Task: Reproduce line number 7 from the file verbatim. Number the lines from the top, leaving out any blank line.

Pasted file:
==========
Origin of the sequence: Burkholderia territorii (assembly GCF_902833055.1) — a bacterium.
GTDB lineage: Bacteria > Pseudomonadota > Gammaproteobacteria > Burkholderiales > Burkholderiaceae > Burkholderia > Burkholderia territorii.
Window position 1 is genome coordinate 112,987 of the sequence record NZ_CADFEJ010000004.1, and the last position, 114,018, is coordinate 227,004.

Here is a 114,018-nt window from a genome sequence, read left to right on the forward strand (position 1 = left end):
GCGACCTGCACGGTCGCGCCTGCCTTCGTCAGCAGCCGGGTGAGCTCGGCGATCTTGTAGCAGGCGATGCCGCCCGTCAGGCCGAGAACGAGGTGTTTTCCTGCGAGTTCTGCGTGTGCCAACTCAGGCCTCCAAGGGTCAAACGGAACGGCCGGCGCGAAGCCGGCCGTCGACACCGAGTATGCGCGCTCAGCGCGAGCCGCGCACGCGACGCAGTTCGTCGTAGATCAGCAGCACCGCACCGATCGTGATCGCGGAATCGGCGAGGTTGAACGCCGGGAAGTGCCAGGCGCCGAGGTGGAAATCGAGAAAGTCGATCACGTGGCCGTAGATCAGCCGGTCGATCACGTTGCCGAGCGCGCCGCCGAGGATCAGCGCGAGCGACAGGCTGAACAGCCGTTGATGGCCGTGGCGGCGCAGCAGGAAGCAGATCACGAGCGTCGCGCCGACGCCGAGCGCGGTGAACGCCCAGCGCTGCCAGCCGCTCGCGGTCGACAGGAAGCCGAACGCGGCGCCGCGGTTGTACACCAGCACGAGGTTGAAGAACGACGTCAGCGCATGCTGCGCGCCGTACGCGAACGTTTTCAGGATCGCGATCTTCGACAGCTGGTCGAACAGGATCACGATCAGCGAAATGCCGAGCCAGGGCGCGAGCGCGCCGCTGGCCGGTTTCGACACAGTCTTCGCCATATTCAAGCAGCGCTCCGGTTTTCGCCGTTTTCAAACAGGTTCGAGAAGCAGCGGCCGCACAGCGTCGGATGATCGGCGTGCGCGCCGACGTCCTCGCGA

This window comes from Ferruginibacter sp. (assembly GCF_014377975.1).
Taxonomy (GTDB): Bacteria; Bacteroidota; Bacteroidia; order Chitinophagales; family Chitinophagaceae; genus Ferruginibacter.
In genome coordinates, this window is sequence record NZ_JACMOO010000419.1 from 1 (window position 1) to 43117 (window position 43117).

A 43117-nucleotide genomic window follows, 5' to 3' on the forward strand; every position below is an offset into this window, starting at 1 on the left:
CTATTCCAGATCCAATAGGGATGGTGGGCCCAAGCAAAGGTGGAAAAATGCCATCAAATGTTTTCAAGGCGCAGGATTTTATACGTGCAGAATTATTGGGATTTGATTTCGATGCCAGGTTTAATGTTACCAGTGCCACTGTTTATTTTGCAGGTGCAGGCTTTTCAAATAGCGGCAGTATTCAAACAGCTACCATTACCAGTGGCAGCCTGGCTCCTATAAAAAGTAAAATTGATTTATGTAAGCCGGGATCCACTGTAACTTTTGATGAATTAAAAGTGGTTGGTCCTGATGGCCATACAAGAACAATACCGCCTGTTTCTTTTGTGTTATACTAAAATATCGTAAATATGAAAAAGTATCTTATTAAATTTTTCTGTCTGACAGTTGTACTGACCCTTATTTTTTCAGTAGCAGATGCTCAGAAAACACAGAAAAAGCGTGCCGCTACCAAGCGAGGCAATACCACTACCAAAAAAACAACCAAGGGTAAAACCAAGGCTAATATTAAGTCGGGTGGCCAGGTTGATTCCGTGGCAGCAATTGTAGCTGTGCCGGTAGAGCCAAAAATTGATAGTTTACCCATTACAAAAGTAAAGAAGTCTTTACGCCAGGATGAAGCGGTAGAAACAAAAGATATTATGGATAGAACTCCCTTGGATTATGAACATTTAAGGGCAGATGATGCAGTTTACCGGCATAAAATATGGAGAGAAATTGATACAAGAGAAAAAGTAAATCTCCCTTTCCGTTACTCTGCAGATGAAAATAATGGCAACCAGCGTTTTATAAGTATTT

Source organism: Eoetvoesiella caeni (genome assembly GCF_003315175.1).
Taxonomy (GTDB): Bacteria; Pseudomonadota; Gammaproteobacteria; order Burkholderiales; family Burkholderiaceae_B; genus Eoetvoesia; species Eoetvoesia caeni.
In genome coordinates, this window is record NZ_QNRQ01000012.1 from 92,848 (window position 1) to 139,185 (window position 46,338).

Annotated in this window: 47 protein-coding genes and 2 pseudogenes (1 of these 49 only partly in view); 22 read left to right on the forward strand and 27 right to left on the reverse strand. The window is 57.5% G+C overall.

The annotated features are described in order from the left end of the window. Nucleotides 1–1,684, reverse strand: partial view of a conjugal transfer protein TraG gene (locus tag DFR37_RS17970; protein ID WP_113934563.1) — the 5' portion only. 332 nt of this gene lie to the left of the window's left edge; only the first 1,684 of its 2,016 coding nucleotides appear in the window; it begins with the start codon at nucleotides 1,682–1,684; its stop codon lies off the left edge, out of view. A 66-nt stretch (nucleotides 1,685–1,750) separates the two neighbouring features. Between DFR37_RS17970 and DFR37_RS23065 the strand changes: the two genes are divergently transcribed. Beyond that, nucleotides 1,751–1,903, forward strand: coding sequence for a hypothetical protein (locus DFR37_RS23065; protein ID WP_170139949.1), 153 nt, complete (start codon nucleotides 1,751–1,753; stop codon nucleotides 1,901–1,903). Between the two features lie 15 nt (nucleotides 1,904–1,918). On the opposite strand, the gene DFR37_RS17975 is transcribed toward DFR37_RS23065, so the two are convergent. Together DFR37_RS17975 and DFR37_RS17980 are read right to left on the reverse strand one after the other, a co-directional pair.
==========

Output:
Taxonomy (GTDB): Bacteria; Bacteroidota; Bacteroidia; order Chitinophagales; family Chitinophagaceae; genus Ferruginibacter.